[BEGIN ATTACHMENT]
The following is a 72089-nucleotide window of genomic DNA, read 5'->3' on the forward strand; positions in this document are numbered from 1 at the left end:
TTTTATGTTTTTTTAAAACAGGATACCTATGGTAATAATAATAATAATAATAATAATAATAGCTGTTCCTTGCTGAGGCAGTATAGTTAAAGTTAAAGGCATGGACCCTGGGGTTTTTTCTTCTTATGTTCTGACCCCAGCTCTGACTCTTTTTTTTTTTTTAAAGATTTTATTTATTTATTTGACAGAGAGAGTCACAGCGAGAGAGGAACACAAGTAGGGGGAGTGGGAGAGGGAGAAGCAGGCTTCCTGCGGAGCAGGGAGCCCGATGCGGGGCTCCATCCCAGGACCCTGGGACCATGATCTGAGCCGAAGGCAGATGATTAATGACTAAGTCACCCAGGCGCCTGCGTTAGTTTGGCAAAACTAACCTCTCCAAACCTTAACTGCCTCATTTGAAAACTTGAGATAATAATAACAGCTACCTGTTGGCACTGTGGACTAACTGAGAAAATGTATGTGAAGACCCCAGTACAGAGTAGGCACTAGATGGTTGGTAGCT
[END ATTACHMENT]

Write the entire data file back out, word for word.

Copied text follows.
The following is a 72089-nucleotide window of genomic DNA, read 5'->3' on the forward strand; positions in this document are numbered from 1 at the left end:
TTTTATGTTTTTTTAAAACAGGATACCTATGGTAATAATAATAATAATAATAATAATAATAGCTGTTCCTTGCTGAGGCAGTATAGTTAAAGTTAAAGGCATGGACCCTGGGGTTTTTTCTTCTTATGTTCTGACCCCAGCTCTGACTCTTTTTTTTTTTTTAAAGATTTTATTTATTTATTTGACAGAGAGAGTCACAGCGAGAGAGGAACACAAGTAGGGGGAGTGGGAGAGGGAGAAGCAGGCTTCCTGCGGAGCAGGGAGCCCGATGCGGGGCTCCATCCCAGGACCCTGGGACCATGATCTGAGCCGAAGGCAGATGATTAATGACTAAGTCACCCAGGCGCCTGCGTTAGTTTGGCAAAACTAACCTCTCCAAACCTTAACTGCCTCATTTGAAAACTTGAGATAATAATAACAGCTACCTGTTGGCACTGTGGACTAACTGAGAAAATGTATGTGAAGACCCCAGTACAGAGTAGGCACTAGATGGTTGGTAGCT